I found the fourth section, ‘Systems of Intelligence,’ both the strongest in terms of overall quality and in usefulness.  Michael Goodman’s ‘The United Kingdom’ was outstanding for its discussion of the UK’s collegial system as it related to intelligence issues such as Iraq WMD. (p. 142).  My only quibble was that Reginald Brope’s discussion of Russian intelligence organisations omitted military intelligence, the GRU.  The countries selected offered a comprehensive survey of the world’s great intelligence organizations, although an article on one of the Middle East’s services, besides the Israeli example, would have made it even better.

The section on ‘Contemporary Challenges’ presented discussions of many of the most pressing issues facing 21st century intelligence organizations.  However, no work is perfect and I found several of the articles (‘Energy and Food Security’ in particular) were not essentially about intelligence at all.  Of more concern were issues not covered by this section, although to be fair some were referenced in other parts of the volume.  The first of these was the absence of any reference to, let alone discussion of, interagency centers at CIA as attempts by the US intelligence community to create single points of reference and to enhance interagency cooperation in those issues which involve multiple agencies from intelligence, law enforcement, and the military, namely terrorism, narcotic trafficking and international organized crime, and weapons of mass destruction.  Similarly absent was a discussion of interagency centers in many countries, most notably the US and UK, for dissemination of intelligence to law enforcement and local authorities or of international interagency centers, such as Atlantic Base, for enhancing international cooperation.  A second area of omission was the growing competition between covert action, international law enforcement, and military special forces in areas such as assassination, control of drone assets, and covert renditions.  Lastly was the omission of the controversy over use of intelligence by policymakers, particularly with regard to Iraq’s possible WMD capability, as a source of support for their decisions rather than an aid in reaching those decisions in the first place.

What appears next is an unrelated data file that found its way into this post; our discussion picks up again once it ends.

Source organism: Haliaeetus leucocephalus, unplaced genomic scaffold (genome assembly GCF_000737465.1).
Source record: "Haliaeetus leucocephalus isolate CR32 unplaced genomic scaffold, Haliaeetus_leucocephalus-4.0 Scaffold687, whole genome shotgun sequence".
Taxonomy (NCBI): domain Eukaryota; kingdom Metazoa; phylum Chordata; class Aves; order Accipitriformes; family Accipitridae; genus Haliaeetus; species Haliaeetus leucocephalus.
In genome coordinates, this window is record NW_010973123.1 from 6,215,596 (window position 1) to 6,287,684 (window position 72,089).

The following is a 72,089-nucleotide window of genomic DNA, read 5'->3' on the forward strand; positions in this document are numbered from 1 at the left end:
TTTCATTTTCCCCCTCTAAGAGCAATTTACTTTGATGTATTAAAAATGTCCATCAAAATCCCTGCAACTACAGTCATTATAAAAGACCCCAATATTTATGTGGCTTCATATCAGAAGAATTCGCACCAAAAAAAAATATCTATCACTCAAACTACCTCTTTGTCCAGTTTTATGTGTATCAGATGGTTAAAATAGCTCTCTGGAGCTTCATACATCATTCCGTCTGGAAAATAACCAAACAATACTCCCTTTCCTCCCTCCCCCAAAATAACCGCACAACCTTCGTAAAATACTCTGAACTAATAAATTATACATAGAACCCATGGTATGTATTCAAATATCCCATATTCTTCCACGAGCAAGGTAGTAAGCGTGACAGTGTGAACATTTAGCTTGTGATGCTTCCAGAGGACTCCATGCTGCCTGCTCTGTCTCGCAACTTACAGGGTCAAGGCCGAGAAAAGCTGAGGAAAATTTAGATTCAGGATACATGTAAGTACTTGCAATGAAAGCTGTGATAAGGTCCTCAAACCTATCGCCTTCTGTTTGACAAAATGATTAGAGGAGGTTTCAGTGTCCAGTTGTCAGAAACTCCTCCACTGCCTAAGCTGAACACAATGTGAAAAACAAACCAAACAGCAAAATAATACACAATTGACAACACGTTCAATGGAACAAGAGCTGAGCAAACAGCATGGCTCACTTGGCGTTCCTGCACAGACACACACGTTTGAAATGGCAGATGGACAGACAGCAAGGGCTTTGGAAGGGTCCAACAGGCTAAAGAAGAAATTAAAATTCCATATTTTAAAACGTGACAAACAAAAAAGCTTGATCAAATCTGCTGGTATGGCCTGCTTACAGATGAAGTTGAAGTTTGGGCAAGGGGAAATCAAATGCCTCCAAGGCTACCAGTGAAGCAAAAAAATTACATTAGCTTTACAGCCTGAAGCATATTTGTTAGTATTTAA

In a topic as large, complex, and controversial as intelligence it is inevitable that there will be some lacunae, but in spite of this I believe the editors and authors of this companion should be congratulated on a work that will be of immense value to anyone seeking a broad understanding of intelligence today.  It deserves to be on shelves of every academic library.

About the reviewerKenneth A. Duncan is a former Chairman of the Director of Central Intelligence’s Interagency Committee on Terrorism.